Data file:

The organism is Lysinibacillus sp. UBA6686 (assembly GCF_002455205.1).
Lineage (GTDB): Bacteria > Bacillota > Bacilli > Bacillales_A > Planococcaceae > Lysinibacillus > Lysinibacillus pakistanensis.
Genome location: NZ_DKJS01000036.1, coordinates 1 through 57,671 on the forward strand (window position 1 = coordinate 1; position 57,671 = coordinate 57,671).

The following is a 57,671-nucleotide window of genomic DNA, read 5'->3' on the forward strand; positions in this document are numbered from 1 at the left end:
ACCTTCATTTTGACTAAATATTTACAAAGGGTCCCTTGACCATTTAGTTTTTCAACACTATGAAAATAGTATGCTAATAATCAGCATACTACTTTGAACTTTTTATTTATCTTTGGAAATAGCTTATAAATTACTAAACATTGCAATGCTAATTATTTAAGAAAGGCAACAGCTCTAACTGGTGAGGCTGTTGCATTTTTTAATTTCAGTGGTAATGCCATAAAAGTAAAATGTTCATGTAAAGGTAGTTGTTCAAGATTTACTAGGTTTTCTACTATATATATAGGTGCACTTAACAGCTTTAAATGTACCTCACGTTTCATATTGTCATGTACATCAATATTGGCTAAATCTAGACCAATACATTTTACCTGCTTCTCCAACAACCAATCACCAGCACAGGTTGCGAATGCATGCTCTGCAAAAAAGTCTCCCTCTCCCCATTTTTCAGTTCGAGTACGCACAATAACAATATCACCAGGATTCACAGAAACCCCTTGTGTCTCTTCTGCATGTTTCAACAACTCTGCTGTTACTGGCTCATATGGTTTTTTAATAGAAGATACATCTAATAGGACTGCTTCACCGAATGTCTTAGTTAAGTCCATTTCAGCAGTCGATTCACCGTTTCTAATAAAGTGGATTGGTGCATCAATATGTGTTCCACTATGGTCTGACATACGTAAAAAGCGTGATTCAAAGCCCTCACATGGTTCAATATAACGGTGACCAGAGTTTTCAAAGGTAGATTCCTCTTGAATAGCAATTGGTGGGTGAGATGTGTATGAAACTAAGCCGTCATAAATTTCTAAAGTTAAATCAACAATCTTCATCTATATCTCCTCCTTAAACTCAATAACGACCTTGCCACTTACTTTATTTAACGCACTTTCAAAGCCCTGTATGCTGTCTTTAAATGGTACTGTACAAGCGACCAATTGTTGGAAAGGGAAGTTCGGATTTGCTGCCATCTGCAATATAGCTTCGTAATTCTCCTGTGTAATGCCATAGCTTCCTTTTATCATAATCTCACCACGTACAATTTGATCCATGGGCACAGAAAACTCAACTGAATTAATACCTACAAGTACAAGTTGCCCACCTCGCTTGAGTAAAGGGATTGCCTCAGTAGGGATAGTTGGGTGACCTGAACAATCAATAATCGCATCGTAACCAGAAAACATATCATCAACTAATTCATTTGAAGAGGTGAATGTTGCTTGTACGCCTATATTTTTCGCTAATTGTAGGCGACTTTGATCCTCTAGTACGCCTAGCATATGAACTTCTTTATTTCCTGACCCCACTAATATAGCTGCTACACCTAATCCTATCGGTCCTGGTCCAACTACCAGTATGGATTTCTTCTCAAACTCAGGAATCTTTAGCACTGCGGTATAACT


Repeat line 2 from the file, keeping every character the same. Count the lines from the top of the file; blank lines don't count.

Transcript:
Lineage (GTDB): Bacteria > Bacillota > Bacilli > Bacillales_A > Planococcaceae > Lysinibacillus > Lysinibacillus pakistanensis.